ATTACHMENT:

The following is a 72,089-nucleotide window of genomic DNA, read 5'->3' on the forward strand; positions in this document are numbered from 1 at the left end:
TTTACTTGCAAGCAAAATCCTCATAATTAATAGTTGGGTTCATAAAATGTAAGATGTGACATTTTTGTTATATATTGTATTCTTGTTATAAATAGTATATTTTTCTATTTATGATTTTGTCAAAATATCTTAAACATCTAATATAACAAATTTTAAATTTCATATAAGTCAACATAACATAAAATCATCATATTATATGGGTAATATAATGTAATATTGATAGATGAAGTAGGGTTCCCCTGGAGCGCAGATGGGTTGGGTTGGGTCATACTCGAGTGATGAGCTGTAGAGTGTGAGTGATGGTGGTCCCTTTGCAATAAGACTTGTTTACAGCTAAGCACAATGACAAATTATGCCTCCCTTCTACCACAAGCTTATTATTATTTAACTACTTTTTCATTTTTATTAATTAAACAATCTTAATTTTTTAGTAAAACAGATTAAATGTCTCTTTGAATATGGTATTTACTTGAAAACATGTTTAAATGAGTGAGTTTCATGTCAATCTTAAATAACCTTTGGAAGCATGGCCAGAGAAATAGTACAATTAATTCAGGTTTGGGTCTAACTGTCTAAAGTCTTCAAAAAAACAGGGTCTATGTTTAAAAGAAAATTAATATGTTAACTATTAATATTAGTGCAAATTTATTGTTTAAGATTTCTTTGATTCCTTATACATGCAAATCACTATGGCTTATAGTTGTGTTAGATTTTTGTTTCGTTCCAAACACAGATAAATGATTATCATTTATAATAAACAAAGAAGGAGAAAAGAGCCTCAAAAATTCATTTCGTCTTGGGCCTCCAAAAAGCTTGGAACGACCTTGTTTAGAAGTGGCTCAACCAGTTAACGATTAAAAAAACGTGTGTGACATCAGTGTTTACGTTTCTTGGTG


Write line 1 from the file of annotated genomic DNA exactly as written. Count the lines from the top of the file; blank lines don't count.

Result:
The following is a 72,089-nucleotide window of genomic DNA, read 5'->3' on the forward strand; positions in this document are numbered from 1 at the left end: